.Mishaps / Prevention|
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Day Care in Japan:
.Mishaps / Prevention
By Cornelia on Saturday, July 14, 2001 - 11:19 am:
I am posting this not to create alarm but to add to the pool of information. Things like this happen in the USA also, as well as everywhere else in the world, I am sure. But I think it is important to know what the a likely course of events is in Japan in cases of negligence in child care. I am not sure how I feel about executives taking the punishment for local staff negligence for example. I would like to find more details on this case.
Day-care execs indicted over baby's death
Saturday, July 14, 2001 at 10:00 JST
TOKYO ETwo executives of a nationwide chain of day nurseries were indicted Friday for negligence resulting in the death in March of a 4-month-old baby boy at a Tokyo nursery, prosecutors said.
Indicted were Masamitsu Maekawa, president of Chibicco-en, and Kozue Maedomari, a director of the company, which is based in Toyama, Toyama Prefecture, the Tokyo District Public Prosecutors Office said. (Kyodo News)
By Cornelia on Tuesday, March 12, 2002 - 12:17 am:
A list of things to look for when considering entrusting your infant to a nursing care provider:
Partial Translation of 130 Little Cries first published in December 1982, Republished in April 1997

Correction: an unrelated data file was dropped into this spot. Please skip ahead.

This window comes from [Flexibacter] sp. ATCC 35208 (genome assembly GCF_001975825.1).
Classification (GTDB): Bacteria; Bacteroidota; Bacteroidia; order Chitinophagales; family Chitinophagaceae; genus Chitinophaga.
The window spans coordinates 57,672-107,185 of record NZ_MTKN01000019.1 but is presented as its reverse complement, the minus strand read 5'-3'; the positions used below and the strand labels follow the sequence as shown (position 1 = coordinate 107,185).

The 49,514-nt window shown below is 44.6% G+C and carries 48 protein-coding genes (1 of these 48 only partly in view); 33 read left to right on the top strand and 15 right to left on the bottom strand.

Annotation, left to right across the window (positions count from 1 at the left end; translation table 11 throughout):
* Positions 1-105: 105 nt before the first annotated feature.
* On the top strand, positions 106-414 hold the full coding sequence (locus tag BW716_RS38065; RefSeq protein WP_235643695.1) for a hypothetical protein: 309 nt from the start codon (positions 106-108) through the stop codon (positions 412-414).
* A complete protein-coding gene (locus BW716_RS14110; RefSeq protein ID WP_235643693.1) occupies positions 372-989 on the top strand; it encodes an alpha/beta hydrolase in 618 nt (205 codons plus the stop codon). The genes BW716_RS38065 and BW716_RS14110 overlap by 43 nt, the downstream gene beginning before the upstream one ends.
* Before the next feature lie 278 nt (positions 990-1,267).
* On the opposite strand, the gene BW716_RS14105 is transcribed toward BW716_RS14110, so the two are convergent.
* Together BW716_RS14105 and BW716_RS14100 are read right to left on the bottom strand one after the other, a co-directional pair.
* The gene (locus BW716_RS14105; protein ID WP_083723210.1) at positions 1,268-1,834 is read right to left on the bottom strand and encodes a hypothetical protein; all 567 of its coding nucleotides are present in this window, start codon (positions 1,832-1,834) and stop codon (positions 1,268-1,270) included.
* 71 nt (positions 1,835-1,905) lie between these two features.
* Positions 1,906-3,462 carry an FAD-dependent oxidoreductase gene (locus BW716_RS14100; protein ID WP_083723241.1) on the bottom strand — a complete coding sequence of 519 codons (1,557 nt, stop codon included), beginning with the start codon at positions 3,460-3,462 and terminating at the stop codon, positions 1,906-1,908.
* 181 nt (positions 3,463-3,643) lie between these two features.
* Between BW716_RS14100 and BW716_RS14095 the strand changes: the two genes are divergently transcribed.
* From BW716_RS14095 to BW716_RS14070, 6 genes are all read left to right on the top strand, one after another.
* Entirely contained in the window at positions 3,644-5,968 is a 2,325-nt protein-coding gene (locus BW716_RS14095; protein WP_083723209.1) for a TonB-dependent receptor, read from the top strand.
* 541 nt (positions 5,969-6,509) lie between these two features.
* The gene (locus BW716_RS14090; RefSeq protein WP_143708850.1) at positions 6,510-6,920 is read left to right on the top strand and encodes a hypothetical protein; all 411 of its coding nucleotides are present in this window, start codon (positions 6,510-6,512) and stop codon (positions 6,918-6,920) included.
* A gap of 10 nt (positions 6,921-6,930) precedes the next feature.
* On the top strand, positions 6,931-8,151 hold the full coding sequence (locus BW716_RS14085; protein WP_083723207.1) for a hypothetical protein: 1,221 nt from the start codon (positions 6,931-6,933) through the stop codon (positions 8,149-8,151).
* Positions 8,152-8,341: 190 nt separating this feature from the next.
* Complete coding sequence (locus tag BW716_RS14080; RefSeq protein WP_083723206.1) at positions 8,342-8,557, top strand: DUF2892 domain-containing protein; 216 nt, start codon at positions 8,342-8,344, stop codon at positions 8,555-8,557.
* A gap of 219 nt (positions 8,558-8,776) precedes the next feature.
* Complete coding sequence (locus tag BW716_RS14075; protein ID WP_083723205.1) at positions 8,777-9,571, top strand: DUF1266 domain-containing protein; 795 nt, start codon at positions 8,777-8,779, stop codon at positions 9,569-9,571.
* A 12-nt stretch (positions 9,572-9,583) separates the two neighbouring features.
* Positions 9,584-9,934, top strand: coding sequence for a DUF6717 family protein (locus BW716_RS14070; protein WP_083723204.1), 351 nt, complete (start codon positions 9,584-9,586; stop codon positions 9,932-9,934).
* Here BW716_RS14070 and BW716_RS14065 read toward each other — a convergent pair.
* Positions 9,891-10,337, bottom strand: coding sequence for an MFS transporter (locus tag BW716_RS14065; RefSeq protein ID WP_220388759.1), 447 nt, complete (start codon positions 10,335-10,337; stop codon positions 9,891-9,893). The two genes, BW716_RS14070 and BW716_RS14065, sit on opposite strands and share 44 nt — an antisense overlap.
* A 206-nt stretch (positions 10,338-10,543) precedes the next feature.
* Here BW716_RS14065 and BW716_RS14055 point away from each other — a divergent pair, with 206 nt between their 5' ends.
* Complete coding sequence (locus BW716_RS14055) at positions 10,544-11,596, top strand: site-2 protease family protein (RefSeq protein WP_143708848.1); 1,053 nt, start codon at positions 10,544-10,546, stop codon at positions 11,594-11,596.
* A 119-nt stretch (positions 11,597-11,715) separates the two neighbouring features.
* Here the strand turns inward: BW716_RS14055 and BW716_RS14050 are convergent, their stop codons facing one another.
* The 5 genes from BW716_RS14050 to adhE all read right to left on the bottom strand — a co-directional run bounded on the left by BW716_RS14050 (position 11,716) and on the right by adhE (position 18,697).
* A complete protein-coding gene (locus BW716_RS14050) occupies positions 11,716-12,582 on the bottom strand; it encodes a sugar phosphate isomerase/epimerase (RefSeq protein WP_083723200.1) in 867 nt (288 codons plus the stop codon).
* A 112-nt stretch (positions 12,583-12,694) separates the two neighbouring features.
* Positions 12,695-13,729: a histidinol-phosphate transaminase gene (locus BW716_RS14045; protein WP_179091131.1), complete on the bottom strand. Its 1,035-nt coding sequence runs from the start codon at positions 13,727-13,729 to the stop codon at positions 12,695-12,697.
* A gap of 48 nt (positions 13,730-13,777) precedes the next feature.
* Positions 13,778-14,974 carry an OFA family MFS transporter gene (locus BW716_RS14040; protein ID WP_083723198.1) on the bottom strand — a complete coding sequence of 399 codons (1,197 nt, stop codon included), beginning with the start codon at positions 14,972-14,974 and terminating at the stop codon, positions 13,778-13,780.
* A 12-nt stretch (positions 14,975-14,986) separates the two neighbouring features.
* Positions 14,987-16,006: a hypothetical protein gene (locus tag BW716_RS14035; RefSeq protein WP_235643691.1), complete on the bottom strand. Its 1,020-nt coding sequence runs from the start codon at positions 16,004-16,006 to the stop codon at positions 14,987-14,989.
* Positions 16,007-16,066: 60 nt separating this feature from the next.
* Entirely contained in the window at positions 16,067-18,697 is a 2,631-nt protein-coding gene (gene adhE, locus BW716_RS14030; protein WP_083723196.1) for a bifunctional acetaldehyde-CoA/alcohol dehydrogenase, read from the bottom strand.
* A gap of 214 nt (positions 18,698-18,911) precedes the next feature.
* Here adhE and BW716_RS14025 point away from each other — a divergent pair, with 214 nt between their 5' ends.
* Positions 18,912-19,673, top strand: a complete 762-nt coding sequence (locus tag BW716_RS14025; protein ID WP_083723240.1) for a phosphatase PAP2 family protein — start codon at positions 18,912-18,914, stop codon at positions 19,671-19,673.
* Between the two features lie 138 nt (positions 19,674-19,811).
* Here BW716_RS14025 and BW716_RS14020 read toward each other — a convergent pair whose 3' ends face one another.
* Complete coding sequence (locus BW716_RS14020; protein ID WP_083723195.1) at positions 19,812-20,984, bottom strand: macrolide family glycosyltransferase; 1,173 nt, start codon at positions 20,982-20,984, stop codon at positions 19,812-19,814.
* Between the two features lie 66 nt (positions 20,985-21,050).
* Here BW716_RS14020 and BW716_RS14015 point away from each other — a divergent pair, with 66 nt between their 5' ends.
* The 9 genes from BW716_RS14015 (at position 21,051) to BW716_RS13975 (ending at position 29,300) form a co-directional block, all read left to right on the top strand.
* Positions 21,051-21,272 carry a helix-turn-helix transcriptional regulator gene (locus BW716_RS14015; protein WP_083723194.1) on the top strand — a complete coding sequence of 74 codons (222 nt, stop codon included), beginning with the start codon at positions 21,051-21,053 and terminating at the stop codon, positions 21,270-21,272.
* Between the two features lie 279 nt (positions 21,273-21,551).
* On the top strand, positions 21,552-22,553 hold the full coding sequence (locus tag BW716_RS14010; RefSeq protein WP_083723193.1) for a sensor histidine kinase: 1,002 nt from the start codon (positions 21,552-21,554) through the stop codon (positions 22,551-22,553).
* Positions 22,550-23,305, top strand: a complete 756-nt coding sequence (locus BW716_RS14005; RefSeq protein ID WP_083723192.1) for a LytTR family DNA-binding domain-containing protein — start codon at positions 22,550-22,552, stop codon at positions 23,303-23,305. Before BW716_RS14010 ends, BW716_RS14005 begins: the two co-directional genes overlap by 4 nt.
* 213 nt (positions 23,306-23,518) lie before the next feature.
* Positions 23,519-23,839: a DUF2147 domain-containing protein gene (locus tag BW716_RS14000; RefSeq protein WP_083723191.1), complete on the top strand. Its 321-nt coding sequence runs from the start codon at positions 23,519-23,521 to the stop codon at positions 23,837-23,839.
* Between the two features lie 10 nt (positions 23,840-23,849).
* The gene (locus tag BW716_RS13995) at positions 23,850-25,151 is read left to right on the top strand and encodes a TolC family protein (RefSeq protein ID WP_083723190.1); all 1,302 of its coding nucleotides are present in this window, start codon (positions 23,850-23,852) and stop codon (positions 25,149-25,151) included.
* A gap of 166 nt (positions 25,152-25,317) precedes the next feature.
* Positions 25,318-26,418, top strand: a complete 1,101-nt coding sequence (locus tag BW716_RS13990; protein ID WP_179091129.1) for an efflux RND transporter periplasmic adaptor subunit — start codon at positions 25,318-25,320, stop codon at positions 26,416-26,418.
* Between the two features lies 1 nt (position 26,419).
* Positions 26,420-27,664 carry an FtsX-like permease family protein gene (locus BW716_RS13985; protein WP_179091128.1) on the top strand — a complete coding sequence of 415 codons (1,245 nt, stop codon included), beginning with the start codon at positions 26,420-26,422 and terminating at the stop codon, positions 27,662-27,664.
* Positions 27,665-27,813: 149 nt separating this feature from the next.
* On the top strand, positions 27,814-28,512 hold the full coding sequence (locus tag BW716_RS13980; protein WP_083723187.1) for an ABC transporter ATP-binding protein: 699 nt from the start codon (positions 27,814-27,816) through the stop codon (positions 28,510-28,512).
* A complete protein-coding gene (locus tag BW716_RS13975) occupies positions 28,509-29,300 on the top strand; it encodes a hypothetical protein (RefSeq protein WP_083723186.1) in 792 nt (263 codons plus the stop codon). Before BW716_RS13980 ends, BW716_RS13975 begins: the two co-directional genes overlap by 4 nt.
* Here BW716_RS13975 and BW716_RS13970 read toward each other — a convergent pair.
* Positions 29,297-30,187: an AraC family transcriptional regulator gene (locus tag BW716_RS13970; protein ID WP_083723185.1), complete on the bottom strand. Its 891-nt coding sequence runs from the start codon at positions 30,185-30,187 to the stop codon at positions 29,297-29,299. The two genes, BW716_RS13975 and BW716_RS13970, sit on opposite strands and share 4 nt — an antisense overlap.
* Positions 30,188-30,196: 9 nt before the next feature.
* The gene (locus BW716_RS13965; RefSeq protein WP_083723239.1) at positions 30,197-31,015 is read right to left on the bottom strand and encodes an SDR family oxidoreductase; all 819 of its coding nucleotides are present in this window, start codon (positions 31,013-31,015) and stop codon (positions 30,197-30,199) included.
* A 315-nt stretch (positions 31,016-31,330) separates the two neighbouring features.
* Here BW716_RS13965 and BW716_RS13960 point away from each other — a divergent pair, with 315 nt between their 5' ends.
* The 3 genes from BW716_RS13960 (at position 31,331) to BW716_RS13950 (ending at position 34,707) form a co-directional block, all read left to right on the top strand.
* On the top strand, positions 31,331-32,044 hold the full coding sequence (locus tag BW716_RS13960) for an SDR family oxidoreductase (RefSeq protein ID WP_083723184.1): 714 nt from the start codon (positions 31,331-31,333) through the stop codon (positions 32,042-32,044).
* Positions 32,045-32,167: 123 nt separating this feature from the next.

The two absolute minimum requirements for preventing fatalities are that caregivers (1) have children in their field of vision at all times, and (2) have a good grasp of children's state of health. Other, more specific prerequisites for preventing fatalities would include: (1) paying close attention to infants who are sleeping face down, (2) having a good grasp of children's state of health at all times and paying especially close attention to those who seem to be sick, (3) removing obstacles that may obstruct caregivers' field of vision, (4) establishing a sound system of caring for children during their afternoon nap periods, and (5) securing a number of caregivers large enough to meet the above- listed requirements."
The above web site makes some horrific reading but in this particular case I would claim that "ignorance is CERTAINLY NOT bliss". I know that in my daughter's daycare they now (and in 1997 when she first started there) have one caretaker in the room with the babies during the nap period. However, like so many publicly operated and endorsed nursery facilities, they do not accept babies under 4 months of age, and due to limited facilities often not until the babies are already older. Since most working mothers have used up their birth holiday allowance after two months, they are forced to use private and sometimes un-licenced facilities for child care purposes. Particularly in these cases, should the above check list be stringently used since statistically the number of infant deaths is higher in these types of nurseries.